There are two types of people who buy shares on a Stock Exchange: “Owners” and “traders”. The people I call “owners” are those who buy shares with the mindset of an “owner”, and a partner in the business. These people see each share they buy as representing a “stake” (part ownership) in the company. For them it does not matter that they own just 100 shares, in a multibillion dollar company; they are “owners”.Before they buy shares, they start by looking carefully at the company, its founders (if they are still around), and its managers. They are interested in everything about the company, including its history and the values of those behind it. They study financial statements, and read up about the business, and its activities.
Once they buy, owners are there to stay. They follow the business, not the share price. They are with the company in thick and thin. If there is a meeting of shareholders they pitch up, and participate.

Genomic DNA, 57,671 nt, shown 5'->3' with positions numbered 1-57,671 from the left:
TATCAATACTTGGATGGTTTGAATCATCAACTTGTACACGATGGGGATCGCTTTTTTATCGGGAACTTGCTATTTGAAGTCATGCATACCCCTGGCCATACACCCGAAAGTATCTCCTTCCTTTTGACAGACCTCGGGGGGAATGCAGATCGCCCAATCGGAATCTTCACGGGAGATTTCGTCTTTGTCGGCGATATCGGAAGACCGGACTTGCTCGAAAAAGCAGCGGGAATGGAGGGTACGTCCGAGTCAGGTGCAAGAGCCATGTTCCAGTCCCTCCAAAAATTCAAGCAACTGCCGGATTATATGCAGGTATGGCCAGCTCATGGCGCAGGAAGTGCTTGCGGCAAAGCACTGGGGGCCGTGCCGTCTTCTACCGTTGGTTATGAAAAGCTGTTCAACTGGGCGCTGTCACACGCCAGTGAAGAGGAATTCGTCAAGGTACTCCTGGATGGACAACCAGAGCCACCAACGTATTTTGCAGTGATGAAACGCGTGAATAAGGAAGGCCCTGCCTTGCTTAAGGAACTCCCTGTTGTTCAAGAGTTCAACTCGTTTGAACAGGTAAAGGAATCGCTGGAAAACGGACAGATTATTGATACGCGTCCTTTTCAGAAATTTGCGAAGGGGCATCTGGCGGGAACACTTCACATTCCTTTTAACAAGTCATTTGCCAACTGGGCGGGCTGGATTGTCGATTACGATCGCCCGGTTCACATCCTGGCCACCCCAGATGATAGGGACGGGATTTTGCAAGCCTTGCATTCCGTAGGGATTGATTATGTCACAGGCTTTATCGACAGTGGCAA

I remember a woman who had a hundred shares in our company, who once stopped one of our vehicles, and shouted at the driver saying to him, “I’m Mr Masiyiwa’s partner,and I’m going to tell him to get rid of you, for reckless driving!”
“Traders” on the other hand, are buying and selling, all the time. They do not read , or even try to understand financial statements; preferring rumours. They do not follow the business but the market. Sometimes they don’t even know what companies they have bought shares in. They have all sorts of formulas and theories about what “moves the market”. They are also the mainstay of some Stock Brokers, because that is how many stock brokers, make money: they need people who are constantly buying and selling, and also panicking!
Whilst I’m not there to pass judgement on what you decide to do with your money; the key thing to understand is personally, when I write about Stock Markets, and investors, I’m talking about those who buy shares to INVEST, and become an OWNER in a public company.
If you want to make money as a “trader” on the Stock Market, you need to train to become a professional at it. And certainly I cannot give you any advice, because I have never traded in shares; I buy as an “owner”.
Personally I find “trading” in shares a risky business. I prefer to be an owner of shares in companies. I do not find it risky, and I consider it one of the best, if not the best form of investment.